All you need to know about Limousin

Limousin (Occitan, Lemosin) was a former metropolitan region in France that was dissolved on December 31, 2015. The official name of the region is now “Nouvelle-Aquitaine”. The capital of the region was Limoges from which the name of this former province and administrative region of France is derived. Now it is Bordeaux.

Today, Limousin is an essentially rural region. It is famous for raising some of the best cattle in Europe, herds of Limousin cattle – chestnut red – and they are very common in the region. The region is also an important wood-producing area. The weight of agriculture in the regional economy is small. The most widespread crop is rye.

Limoges was once a world-famous industrial center thanks to its porcelain factories. Today, porcelain production has significantly decreased. The shoe and paper industries are also concentrated in the area. Limoges is furthermore a city highly appreciated for its upholstered furniture.

climate in limousin

Climate and surroundings

Nouvelle-Aquitaine enjoys four distinct seasons and a wide variety of landscapes that make it unique. From snow-capped peaks to vast sunny beaches, from lush forests to the charm of its villages and towns. This region offers something for everyone, you could almost say: All of France concentrated in a single region!


Nouvelle-Aquitaine enjoys an essentially temperate climate and is known for its quiet and relaxed lifestyle. With nearly 2,000 to 2,200 hours of sunshine per year, it is comparable to some Mediterranean regions.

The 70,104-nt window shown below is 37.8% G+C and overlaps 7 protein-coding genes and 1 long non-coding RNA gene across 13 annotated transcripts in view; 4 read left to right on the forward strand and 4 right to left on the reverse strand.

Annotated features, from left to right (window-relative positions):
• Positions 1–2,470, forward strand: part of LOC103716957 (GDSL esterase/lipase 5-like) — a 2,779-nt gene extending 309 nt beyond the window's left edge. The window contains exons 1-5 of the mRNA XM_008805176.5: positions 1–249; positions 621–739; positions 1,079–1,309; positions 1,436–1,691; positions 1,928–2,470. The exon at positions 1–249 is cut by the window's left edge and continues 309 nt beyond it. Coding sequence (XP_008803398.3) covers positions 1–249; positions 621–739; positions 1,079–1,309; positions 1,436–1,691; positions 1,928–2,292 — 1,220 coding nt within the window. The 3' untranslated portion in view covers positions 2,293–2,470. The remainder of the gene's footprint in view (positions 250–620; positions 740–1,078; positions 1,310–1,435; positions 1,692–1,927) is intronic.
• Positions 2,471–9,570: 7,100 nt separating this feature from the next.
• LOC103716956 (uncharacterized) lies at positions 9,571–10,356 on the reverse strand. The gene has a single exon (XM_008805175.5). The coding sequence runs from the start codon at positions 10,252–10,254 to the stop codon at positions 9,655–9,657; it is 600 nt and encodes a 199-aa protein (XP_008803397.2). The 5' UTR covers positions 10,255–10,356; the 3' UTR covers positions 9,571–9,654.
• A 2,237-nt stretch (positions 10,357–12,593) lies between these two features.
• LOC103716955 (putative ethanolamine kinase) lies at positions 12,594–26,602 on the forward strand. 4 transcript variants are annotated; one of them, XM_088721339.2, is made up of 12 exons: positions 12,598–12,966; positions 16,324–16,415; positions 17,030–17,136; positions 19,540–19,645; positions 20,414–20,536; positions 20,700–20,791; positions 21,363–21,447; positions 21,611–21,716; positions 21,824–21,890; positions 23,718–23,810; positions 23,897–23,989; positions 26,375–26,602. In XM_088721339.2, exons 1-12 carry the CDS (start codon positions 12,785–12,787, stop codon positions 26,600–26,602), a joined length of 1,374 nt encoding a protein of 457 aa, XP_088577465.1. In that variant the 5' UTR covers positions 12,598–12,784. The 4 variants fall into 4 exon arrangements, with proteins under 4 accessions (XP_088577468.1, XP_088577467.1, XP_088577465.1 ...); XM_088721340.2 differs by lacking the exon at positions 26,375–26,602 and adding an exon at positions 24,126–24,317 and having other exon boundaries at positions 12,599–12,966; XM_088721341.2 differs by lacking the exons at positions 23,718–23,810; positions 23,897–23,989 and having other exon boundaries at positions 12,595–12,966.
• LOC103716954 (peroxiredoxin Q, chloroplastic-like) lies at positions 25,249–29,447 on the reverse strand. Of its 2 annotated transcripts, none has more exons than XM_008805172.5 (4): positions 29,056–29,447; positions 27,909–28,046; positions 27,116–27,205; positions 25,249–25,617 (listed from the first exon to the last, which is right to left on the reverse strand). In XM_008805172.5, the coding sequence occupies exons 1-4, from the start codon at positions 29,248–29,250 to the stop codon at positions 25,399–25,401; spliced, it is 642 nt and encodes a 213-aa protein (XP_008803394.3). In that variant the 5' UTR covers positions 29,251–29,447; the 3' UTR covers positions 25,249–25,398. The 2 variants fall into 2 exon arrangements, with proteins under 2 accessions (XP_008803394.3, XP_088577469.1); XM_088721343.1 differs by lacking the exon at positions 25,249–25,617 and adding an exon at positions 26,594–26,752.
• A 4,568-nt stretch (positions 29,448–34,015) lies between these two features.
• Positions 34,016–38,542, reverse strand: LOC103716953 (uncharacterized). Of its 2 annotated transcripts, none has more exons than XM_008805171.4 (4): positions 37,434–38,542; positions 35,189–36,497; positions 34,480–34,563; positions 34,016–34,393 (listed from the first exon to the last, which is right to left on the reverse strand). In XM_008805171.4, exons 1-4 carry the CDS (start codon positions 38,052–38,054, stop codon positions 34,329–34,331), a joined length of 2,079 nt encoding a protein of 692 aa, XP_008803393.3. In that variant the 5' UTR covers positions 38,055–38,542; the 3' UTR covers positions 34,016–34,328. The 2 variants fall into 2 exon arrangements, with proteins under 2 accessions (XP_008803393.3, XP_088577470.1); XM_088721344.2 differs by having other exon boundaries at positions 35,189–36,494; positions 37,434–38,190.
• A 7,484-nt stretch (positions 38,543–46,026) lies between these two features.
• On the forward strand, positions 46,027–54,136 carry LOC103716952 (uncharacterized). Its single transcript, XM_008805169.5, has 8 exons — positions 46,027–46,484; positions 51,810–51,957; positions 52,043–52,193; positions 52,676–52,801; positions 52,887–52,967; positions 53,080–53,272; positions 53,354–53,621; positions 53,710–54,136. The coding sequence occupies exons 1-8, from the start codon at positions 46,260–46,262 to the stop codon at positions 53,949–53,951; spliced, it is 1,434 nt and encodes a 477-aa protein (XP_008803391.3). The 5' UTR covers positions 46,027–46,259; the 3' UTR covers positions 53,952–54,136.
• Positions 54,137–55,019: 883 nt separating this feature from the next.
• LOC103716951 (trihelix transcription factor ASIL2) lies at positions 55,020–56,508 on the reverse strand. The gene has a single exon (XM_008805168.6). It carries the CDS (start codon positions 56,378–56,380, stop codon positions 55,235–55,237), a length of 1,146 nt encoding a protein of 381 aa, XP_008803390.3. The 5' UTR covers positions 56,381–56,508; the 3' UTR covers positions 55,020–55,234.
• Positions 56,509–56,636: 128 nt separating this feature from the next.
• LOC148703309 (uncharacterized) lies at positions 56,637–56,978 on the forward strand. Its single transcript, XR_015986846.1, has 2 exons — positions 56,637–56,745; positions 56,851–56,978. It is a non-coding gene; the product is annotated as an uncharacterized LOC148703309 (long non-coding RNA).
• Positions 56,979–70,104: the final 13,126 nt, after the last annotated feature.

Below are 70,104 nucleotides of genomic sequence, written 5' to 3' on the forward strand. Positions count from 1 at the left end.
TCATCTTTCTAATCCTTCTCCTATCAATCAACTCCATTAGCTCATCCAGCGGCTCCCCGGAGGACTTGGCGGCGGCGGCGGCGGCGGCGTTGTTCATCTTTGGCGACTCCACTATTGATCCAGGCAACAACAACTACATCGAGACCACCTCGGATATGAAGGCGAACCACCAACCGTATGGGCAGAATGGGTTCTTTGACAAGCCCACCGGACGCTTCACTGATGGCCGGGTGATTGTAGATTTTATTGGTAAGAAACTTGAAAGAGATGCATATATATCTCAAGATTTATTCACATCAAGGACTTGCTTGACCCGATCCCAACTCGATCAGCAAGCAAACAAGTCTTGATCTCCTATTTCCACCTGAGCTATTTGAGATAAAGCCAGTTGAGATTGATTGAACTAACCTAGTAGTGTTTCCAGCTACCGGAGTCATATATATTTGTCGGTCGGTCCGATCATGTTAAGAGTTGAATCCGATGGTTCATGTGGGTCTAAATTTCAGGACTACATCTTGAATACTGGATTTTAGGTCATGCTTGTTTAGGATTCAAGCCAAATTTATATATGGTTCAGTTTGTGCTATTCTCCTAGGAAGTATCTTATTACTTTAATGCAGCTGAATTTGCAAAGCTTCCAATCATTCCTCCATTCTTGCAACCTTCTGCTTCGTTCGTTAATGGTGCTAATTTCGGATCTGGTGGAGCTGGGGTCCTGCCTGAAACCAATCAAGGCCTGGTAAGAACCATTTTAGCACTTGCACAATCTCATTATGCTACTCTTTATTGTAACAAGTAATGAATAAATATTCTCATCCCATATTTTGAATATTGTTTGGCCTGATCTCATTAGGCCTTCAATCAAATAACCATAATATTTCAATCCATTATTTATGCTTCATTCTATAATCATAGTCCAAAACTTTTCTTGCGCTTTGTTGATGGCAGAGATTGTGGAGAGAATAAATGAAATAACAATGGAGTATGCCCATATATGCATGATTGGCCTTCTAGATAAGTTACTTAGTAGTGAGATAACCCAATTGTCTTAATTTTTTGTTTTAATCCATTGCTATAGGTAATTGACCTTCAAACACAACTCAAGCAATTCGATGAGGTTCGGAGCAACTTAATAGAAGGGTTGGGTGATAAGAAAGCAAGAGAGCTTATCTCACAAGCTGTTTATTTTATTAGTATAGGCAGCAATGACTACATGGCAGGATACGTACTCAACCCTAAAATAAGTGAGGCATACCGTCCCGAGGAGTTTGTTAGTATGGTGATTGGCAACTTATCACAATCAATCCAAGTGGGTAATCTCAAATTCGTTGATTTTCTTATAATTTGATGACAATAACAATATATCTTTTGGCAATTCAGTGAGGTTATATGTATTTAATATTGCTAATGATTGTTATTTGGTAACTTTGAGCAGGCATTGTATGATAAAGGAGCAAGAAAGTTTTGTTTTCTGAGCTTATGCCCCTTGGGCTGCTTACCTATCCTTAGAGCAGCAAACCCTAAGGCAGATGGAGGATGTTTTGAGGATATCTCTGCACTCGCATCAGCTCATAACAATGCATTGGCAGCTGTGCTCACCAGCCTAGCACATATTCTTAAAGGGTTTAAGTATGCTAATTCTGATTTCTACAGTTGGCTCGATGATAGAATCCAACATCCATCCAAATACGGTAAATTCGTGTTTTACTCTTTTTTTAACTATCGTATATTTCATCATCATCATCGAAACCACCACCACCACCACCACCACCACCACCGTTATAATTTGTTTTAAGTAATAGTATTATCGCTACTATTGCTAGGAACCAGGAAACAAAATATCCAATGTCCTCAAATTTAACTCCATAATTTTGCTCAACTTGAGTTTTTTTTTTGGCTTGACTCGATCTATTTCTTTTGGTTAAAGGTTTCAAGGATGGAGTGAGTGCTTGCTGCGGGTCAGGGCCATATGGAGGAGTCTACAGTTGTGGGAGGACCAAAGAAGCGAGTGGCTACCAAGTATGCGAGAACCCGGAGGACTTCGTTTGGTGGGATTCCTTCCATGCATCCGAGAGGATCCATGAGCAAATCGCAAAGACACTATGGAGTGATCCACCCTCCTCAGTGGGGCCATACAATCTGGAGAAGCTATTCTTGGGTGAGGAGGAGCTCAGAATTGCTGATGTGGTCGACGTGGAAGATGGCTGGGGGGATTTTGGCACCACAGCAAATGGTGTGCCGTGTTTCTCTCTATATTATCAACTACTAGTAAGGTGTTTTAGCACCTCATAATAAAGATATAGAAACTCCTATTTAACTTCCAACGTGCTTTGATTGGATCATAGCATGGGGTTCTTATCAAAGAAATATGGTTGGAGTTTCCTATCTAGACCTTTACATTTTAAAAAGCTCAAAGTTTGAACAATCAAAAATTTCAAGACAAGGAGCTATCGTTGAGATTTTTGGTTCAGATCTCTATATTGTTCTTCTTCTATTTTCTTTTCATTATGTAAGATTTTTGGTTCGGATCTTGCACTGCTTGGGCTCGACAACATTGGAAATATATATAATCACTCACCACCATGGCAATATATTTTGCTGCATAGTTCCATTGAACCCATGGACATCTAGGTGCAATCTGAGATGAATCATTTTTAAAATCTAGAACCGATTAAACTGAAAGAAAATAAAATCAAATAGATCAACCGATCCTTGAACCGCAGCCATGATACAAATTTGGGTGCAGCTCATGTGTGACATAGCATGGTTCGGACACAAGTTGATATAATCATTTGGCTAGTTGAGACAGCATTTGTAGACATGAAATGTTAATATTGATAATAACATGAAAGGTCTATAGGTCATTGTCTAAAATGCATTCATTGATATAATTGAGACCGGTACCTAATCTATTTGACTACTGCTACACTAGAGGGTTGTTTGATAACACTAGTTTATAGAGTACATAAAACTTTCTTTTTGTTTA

To be divided into

  1. The oceanic climate of the Northwest (Poitou) – It is characterized by moderate rainfall, warm summers and cool winters, but without excesses.
  2. The Limousin oceanic climate is characterized by semi-continental influences.

– The Basque oceanic microclimate, which is more humid (western half of the

Atlantic Pyrenees and south of the Landes).

  1. The Pyrenean climate – The Pyrenean massif has a mountain climate that varies according to altitude.
  2. The Aquitaine oceanic climate influences most of the area (from the Charentes to the Landes). Winters are mild and summers are relatively warm, tempered by sea breezes.

The brightest period of the year lasts 3.4 months, from May 12 to August 23. The brightest day of the year is July 7, with an average of 7.0 kWh.

The darkest period of the year lasts 3.6 months, from October 29 to February 17. The darkest day of the year is December 27 with an average of 1.1 kWh.

The best season to visit Limoges, for example, is from mid-July to mid-August, with a peak in the last week of July.